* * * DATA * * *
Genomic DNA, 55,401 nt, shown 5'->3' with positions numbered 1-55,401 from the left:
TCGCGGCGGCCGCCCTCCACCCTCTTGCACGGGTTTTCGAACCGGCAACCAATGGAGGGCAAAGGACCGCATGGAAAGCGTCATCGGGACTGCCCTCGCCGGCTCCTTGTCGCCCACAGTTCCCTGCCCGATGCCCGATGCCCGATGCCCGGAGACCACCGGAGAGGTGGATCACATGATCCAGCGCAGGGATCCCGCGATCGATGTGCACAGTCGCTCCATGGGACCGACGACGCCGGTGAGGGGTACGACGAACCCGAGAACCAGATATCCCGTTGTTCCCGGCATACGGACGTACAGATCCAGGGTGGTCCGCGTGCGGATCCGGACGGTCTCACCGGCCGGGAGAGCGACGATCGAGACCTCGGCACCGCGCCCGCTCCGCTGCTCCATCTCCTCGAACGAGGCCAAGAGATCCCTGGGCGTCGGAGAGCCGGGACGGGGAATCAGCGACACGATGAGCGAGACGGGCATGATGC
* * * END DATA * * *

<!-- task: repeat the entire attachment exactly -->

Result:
Genomic DNA, 55,401 nt, shown 5'->3' with positions numbered 1-55,401 from the left:
TCGCGGCGGCCGCCCTCCACCCTCTTGCACGGGTTTTCGAACCGGCAACCAATGGAGGGCAAAGGACCGCATGGAAAGCGTCATCGGGACTGCCCTCGCCGGCTCCTTGTCGCCCACAGTTCCCTGCCCGATGCCCGATGCCCGATGCCCGGAGACCACCGGAGAGGTGGATCACATGATCCAGCGCAGGGATCCCGCGATCGATGTGCACAGTCGCTCCATGGGACCGACGACGCCGGTGAGGGGTACGACGAACCCGAGAACCAGATATCCCGTTGTTCCCGGCATACGGACGTACAGATCCAGGGTGGTCCGCGTGCGGATCCGGACGGTCTCACCGGCCGGGAGAGCGACGATCGAGACCTCGGCACCGCGCCCGCTCCGCTGCTCCATCTCCTCGAACGAGGCCAAGAGATCCCTGGGCGTCGGAGAGCCGGGACGGGGAATCAGCGACACGATGAGCGAGACGGGCATGATGC